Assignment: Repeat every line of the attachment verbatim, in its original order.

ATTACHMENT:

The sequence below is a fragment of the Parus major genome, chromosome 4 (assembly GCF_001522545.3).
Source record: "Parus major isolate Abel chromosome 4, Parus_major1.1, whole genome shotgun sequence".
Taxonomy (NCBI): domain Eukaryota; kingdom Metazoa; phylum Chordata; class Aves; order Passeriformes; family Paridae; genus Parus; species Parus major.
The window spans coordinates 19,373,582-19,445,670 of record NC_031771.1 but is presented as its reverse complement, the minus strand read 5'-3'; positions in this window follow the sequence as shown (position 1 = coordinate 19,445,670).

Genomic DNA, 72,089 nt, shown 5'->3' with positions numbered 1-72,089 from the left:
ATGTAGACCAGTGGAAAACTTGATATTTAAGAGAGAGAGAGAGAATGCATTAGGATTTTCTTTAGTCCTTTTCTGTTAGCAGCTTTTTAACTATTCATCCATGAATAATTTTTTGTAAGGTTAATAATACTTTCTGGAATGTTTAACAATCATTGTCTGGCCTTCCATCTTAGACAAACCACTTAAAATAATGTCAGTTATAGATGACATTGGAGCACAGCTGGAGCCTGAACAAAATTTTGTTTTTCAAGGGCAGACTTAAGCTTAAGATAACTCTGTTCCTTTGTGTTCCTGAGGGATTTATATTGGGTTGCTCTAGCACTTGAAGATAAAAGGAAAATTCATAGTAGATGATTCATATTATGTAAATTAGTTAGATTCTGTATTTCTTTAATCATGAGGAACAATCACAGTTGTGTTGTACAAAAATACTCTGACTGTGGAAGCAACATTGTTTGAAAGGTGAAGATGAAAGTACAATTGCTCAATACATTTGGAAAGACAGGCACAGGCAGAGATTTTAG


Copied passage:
The sequence below is a fragment of the Parus major genome, chromosome 4 (assembly GCF_001522545.3).
Source record: "Parus major isolate Abel chromosome 4, Parus_major1.1, whole genome shotgun sequence".
Taxonomy (NCBI): domain Eukaryota; kingdom Metazoa; phylum Chordata; class Aves; order Passeriformes; family Paridae; genus Parus; species Parus major.
The window spans coordinates 19,373,582-19,445,670 of record NC_031771.1 but is presented as its reverse complement, the minus strand read 5'-3'; positions in this window follow the sequence as shown (position 1 = coordinate 19,445,670).

Genomic DNA, 72,089 nt, shown 5'->3' with positions numbered 1-72,089 from the left:
ATGTAGACCAGTGGAAAACTTGATATTTAAGAGAGAGAGAGAGAATGCATTAGGATTTTCTTTAGTCCTTTTCTGTTAGCAGCTTTTTAACTATTCATCCATGAATAATTTTTTGTAAGGTTAATAATACTTTCTGGAATGTTTAACAATCATTGTCTGGCCTTCCATCTTAGACAAACCACTTAAAATAATGTCAGTTATAGATGACATTGGAGCACAGCTGGAGCCTGAACAAAATTTTGTTTTTCAAGGGCAGACTTAAGCTTAAGATAACTCTGTTCCTTTGTGTTCCTGAGGGATTTATATTGGGTTGCTCTAGCACTTGAAGATAAAAGGAAAATTCATAGTAGATGATTCATATTATGTAAATTAGTTAGATTCTGTATTTCTTTAATCATGAGGAACAATCACAGTTGTGTTGTACAAAAATACTCTGACTGTGGAAGCAACATTGTTTGAAAGGTGAAGATGAAAGTACAATTGCTCAATACATTTGGAAAGACAGGCACAGGCAGAGATTTTAG